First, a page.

When I was fat, I always knew where my wallet was – my pants were virtually a second set of skin. When I was fat, people assumed I was once incredibly strong, or that my fat was more or less muscle and that I was incredibly strong.
Sadly, I do care more about the way I look. I end up actually spending money and time on tending the peacock – electric nose hair clippers were bought, haircuts are more frequent, and instead of buying 3 identical clothing items that “work”, I feel free to try 3 different ones to see how they look on me.
Not only did my waist size reduce, but because my girth and butt no longer created shelves that pulled my pants up, my inseam actually shrank as well (31” to 30”). Since I was fat from the bottom up (literally) before de-massing, I was often taller when seated than someone who was taller than me when standing. Every aspect of going potty was easier. Every aspect.
Dropping mass did not turn me into stud. But, occasionally, a female will actually seem to know that I am a male, rather than a genderless sack of fat. Ironically enough, the less blobby mass that surrounds your manhood, the larger your manhood seems in relationship to the remaining blobby mass. I snore less. Why one lousy inch of flab over your epiglottis turned me into a sea walrus is not readily evident to me. . . It also helped my gender identity when I went from a “B” cup to an “A” cup for my Manssiere.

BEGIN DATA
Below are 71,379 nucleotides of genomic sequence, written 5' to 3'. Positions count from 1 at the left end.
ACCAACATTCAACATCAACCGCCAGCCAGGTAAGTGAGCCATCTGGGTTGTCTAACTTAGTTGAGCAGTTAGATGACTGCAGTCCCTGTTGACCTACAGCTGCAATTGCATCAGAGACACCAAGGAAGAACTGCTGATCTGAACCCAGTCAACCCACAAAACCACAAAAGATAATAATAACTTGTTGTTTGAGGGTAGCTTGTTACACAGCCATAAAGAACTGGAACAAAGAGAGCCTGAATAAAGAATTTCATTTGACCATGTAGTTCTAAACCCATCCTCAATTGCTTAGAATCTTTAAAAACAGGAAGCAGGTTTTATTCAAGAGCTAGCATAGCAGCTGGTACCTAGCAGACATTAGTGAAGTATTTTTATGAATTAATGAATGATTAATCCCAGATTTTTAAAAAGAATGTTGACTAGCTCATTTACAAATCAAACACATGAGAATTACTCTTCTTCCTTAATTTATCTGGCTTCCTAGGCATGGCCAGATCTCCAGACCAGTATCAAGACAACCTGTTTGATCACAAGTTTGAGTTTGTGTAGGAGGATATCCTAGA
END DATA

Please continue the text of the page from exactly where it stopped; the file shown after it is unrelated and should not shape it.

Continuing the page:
It was oddly reassuring to know that I actually still had a collarbone. Losing mass means I sweat less, and whether due to physical activity or stress. My skin is also a little less volatile/sensitive (and I’m not talking about the chafing of my inner thighs – that’s easy to explain.) I don’t wish for a can of Crisco whenever I got into (or out of) a kayak. My mountain bike seat did not go where the sun don’t shine.
I also discovered that when you’ve stopped being fat, you make some people feel uncomfortable and other people feel giddy. There were those who literally treated my reduction in mass as if it was a salvation experience. For them.
For others, as long as I was dumped out then my life had an asterisk beside it (*not really together/cool/happy). To some the presumed relative level of misery of others around them is a gauge of their happiness.
It surprised me that so many people cared that I was growing smaller. Even though I lost bulk, I have kept my personality, my attitude, and my disdain for people who judged me by the way I looked.